If you want to wave a red flag to get contractors' hackles up, just say the words, "lowest-price, technically acceptable." It may not sound like best value, but in a world of tough budgets, that's the way agencies are going. How can the strategy work for both sides? Kenneth Gilliland, an attorney with the Army's Armament Research, Development and Engineering Center spoke to Tom Temin at the National Contract Management Association World Congress at National Harbor. View photos and listen to more interviews from the conference.
Contracts are like marriages. Everyone enters into them optimistically and with the best intentions. But, they don't always work out. Sometimes an agency has to terminate a contract. Termination requires care, though. Jamie Sybert is a director, and David Kirschbaum is a principal at the accounting and contracts advisory firm Baker Tilly. They spoke with Tom Temin at the National Contract Management Association World Congress. They've got advice for clean separations. View photos and listen to more interviews from the conference.
It may seem crazy, but it's possible to get would-be federal contractors to bid against each other to drive prices down* That's the idea behind reverse auctions. All you need is the right platform. The General Services Administration operates the Government-Managed Reverse Auction Platform. Tom Temin spoke to Erville Koehler, a federal acquisition service regional 4 commissioner at GSA, at the National Contract Management Association World Congress at National Harbor. View photos and listen to more interviews from the conference.
Inside the Reporter's Notebook: Category management launches five pilots; more vendor past performance data
In this edition of Inside the Reporter's Notebook, Executive Editor Jason Miller shares news and buzz about the IT and acquisition communities.
A new bill aims to give women-owned small businesses more opportunities to win federal contracts. The Women Small Business Procurement Parity Act would help agencies meet the goal of awarding 5 percent of all contracts to women-owned small businesses. Also, it would ensure that women get a fair shot at growing their businesses and create jobs. Kristie Arslan is executive director of Women Impacting Public Policy. She joined Tom Temin and Emily Kopp on the Federal Drive to discuss the new bill.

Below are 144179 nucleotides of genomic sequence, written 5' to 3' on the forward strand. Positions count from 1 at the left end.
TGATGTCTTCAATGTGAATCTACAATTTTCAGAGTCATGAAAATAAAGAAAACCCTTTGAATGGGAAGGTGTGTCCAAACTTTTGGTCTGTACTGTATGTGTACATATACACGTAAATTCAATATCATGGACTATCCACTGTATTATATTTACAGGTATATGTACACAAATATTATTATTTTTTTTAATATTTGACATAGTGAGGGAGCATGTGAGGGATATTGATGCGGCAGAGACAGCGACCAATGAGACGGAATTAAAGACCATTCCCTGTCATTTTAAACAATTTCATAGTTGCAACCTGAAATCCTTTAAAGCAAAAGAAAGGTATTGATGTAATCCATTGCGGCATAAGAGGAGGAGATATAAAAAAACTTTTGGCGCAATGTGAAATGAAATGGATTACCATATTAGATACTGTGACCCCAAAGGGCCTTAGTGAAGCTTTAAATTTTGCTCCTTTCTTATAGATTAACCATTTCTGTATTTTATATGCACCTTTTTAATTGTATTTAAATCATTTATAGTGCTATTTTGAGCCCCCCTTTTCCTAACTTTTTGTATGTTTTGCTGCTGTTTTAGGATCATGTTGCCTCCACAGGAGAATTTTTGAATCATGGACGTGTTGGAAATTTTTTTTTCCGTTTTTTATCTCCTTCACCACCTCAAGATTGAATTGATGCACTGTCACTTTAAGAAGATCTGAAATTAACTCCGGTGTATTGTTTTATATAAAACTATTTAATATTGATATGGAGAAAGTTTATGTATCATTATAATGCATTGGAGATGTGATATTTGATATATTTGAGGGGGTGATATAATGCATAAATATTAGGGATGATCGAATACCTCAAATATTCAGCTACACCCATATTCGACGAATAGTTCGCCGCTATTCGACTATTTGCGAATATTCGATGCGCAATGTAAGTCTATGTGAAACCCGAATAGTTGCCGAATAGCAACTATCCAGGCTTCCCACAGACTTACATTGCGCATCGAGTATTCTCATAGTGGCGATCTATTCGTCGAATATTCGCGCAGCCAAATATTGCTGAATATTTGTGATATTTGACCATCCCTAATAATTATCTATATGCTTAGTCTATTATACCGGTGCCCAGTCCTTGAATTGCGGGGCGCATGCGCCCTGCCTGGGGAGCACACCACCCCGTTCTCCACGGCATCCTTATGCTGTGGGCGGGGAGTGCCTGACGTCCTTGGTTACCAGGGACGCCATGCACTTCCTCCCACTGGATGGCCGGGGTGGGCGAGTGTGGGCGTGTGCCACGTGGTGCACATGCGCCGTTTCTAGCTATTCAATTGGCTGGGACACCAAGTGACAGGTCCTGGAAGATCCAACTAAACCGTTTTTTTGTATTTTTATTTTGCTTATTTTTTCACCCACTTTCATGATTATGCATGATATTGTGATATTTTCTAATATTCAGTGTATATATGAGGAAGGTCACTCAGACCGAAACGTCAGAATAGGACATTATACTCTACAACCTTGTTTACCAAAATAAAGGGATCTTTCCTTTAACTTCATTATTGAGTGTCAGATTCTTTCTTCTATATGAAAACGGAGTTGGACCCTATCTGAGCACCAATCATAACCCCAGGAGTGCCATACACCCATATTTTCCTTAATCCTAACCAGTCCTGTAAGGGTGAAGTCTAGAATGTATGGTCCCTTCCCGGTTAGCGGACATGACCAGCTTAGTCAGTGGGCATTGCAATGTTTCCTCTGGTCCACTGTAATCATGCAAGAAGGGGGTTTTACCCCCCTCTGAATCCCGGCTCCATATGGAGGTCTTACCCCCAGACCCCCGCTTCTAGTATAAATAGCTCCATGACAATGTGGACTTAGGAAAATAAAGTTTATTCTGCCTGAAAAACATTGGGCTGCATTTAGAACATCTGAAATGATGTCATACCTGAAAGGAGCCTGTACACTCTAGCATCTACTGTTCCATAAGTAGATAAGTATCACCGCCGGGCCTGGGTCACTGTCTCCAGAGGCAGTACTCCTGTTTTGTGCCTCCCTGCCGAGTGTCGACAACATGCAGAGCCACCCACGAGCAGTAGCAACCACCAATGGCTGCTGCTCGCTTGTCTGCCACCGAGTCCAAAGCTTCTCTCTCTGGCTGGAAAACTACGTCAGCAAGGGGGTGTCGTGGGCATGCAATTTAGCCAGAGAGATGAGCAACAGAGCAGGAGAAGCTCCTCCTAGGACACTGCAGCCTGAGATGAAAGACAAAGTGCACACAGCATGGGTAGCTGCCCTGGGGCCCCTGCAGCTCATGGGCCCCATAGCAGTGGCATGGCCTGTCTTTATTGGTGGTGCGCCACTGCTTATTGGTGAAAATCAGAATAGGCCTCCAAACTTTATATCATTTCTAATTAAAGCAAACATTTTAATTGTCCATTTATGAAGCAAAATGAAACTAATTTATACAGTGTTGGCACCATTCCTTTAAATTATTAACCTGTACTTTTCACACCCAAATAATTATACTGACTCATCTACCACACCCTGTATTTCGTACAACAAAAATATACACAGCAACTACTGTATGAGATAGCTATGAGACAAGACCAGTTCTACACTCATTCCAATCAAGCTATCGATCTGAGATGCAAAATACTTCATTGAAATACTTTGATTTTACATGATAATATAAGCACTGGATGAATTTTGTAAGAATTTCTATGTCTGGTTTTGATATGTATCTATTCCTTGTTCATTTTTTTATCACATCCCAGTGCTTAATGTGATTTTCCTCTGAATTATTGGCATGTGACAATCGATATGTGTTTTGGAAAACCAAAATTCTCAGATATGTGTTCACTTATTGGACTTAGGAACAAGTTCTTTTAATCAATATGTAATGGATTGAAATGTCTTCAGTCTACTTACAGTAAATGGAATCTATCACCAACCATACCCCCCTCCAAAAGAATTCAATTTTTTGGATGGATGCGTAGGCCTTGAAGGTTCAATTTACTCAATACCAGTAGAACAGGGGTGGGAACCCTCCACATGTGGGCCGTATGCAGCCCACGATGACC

Anne Rung, President Obama's nominee to lead the Office of Federal Procurement Policy, detailed her three major priorities should the Senate confirm her. Lawmakers press Rung on improving communication between OMB and Congress, and how best to deal with the multi-sector workforce.
The Social Security Administration says its new $300 million IT system still doesn't work. SSA wants to replace outdated computer systems that contribute to its backlog of disability claims. The agency says outside consultants will try to get the project back on track, but it still has no idea when it will be ready to launch. Jeff Neal is senior VP of ICF International and former chief human capital officer at the Department of Homeland Security. He's tells Francis Rose on In Depth that it's not just IT projects, but all types of federal contracts that can be where good ideas go to die.
An unresponsive, or sclerotic contracting system is not a good fit for our fast-paced information world, says Jeff Neal, former chief human capital officer at the Department of Homeland Security.
You've heard the expression, spend it or lose it. The approaching end of the fiscal year tends to stir federal agencies to use whatever acquisition money they have left. That causes a definite uptick in spending. Vendors don't want to miss out. They're already getting ready for what Bloomberg Government calls the end of year scramble. Quantitative Analyst Duncan Amos joined Tom Temin and Emily Kopp on the Federal Drive to discuss when the activity picks up.
The Justice Department joined the whistleblower lawsuit against Symantec Corporation on Tuesday. The department accuses the technology contractor of providing inaccurate prices to the General Services Administration, violating the False Claims Act.